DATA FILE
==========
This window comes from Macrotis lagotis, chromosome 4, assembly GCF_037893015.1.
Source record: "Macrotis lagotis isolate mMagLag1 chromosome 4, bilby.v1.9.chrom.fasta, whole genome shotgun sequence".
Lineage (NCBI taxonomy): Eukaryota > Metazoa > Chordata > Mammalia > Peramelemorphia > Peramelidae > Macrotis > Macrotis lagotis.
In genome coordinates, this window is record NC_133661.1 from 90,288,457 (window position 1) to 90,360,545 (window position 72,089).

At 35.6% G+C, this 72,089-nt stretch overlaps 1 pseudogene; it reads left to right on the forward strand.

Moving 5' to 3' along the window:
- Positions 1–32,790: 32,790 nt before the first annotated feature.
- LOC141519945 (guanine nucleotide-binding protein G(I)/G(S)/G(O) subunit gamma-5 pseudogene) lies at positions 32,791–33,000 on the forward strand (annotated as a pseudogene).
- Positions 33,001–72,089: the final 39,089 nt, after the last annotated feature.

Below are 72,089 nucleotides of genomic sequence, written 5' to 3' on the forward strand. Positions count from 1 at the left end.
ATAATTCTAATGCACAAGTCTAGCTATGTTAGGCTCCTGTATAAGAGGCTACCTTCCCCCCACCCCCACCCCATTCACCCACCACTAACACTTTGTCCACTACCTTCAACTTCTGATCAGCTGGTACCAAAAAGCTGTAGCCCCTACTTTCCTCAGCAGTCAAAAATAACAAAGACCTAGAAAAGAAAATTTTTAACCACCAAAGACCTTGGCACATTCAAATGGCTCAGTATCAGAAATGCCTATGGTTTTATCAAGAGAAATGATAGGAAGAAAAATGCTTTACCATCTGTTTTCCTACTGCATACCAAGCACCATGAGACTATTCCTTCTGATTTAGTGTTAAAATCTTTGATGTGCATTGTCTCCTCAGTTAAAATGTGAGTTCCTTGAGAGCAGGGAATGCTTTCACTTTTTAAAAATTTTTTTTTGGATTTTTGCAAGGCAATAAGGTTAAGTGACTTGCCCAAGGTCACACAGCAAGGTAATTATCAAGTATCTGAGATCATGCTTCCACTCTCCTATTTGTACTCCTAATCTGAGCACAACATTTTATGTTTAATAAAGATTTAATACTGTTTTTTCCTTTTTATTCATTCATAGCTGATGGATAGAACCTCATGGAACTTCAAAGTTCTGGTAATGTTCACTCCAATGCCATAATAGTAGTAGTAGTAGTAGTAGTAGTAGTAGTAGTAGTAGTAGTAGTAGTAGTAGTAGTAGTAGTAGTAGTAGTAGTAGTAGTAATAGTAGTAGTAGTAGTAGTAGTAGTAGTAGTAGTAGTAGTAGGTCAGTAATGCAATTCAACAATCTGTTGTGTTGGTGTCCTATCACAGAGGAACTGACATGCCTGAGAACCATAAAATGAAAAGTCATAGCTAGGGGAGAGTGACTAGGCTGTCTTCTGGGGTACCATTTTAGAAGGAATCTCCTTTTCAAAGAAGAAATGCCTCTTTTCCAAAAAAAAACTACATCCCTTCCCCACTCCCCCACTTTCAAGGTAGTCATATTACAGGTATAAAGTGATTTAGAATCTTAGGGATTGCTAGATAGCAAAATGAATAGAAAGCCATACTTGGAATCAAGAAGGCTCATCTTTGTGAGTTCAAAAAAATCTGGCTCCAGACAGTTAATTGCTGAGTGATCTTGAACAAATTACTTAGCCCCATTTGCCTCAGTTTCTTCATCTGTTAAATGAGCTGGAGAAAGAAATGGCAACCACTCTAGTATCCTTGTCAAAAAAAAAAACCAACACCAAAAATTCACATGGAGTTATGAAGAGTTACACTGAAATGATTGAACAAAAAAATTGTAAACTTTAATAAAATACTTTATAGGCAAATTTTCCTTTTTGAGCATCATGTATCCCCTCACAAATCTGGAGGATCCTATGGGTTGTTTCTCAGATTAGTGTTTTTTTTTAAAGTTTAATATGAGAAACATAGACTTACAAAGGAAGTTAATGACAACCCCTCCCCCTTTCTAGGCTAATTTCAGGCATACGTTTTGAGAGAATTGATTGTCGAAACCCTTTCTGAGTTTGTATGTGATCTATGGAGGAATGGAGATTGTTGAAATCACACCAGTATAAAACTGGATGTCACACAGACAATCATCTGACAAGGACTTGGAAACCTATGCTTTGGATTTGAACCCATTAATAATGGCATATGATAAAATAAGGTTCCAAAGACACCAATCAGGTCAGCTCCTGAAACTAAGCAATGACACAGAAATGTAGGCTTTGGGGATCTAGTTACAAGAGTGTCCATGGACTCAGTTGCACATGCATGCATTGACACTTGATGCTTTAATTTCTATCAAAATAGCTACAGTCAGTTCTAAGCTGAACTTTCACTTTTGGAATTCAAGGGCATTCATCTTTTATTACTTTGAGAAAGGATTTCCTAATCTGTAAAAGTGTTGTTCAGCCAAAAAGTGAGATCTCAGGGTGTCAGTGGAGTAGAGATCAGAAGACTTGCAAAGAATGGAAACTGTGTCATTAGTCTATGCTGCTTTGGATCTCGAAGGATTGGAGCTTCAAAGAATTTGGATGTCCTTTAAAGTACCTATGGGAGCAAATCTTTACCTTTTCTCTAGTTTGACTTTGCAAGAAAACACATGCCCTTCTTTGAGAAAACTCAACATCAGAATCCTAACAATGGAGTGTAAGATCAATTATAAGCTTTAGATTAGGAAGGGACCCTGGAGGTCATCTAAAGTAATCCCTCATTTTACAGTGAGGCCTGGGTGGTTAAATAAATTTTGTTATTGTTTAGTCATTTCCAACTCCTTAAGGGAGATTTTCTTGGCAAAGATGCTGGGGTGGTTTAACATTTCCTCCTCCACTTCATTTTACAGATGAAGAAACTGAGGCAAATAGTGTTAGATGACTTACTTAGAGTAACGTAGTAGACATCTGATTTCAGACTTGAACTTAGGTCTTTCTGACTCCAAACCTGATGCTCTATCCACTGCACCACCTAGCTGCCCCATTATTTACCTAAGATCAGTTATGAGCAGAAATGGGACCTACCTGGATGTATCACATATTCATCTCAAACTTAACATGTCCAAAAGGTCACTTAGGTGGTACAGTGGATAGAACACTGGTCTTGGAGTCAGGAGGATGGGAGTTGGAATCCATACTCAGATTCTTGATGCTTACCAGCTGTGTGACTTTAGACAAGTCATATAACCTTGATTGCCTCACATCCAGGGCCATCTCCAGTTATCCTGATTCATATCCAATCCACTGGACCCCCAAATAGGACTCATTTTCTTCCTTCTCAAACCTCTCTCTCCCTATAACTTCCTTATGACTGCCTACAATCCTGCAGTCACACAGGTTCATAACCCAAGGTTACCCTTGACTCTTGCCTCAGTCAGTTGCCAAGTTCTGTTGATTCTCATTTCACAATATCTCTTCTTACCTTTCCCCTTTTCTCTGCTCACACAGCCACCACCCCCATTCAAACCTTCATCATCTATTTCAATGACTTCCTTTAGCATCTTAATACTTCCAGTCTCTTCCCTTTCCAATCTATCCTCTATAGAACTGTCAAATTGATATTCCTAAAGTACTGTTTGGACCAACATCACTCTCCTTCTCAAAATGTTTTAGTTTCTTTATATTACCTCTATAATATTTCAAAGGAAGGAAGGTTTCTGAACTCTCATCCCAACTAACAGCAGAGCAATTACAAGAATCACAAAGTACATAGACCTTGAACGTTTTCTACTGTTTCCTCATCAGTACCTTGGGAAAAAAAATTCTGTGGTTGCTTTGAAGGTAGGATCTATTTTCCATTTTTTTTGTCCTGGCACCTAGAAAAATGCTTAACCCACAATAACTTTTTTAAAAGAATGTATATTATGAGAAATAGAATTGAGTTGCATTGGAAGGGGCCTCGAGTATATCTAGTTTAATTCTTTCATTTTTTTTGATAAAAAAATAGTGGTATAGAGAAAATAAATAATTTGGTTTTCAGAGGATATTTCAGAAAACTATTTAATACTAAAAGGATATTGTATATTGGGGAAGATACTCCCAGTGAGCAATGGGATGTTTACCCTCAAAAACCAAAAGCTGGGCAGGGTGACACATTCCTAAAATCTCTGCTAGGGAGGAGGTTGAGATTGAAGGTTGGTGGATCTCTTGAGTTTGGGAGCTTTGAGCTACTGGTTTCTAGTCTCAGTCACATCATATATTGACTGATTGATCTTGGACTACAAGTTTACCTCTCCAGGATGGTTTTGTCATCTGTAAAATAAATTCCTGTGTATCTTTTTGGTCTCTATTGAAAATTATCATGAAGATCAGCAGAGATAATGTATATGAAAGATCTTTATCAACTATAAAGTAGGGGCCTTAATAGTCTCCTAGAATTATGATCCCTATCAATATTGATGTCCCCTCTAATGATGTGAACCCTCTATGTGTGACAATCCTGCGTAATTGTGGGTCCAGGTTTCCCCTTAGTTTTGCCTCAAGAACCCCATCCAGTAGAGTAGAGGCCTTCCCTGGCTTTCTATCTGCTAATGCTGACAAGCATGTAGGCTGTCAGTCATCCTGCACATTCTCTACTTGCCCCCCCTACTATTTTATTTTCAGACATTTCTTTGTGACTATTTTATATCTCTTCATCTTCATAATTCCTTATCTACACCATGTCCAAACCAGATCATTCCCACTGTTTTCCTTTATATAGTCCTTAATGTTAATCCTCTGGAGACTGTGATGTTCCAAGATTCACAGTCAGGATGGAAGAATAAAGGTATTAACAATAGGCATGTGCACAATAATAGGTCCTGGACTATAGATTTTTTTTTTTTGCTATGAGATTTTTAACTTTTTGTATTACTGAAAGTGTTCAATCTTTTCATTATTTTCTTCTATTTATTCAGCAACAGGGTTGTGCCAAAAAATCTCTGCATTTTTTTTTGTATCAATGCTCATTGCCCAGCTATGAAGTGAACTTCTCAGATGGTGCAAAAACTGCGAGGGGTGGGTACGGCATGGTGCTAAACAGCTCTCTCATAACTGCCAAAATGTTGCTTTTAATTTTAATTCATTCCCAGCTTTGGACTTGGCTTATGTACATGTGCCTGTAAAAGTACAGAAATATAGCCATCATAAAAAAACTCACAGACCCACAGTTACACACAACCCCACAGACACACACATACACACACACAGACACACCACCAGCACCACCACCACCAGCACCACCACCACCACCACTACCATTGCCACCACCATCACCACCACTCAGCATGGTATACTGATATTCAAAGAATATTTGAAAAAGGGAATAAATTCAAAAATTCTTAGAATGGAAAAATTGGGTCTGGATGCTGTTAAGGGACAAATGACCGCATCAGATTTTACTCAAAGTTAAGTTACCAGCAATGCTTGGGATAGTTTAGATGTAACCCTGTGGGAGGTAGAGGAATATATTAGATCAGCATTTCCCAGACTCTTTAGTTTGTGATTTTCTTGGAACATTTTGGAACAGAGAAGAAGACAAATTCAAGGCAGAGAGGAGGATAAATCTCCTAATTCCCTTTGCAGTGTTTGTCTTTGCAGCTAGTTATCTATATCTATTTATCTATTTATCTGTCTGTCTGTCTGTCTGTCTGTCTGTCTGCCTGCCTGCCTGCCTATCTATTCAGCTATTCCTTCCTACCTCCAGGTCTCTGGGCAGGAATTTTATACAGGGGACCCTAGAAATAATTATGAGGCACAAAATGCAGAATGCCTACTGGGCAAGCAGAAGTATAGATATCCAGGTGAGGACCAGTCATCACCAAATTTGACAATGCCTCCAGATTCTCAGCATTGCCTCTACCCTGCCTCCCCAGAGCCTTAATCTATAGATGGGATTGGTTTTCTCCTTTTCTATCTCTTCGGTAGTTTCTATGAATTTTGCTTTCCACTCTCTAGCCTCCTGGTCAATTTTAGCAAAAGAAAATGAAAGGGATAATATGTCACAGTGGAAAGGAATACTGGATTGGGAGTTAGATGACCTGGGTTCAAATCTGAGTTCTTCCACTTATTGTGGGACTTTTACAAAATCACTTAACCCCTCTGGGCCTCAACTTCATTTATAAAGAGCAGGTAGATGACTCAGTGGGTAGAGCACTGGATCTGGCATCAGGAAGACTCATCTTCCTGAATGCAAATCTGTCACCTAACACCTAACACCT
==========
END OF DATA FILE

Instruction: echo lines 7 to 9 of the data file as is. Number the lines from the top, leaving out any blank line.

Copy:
- Positions 1–32,790: 32,790 nt before the first annotated feature.
- LOC141519945 (guanine nucleotide-binding protein G(I)/G(S)/G(O) subunit gamma-5 pseudogene) lies at positions 32,791–33,000 on the forward strand (annotated as a pseudogene).
- Positions 33,001–72,089: the final 39,089 nt, after the last annotated feature.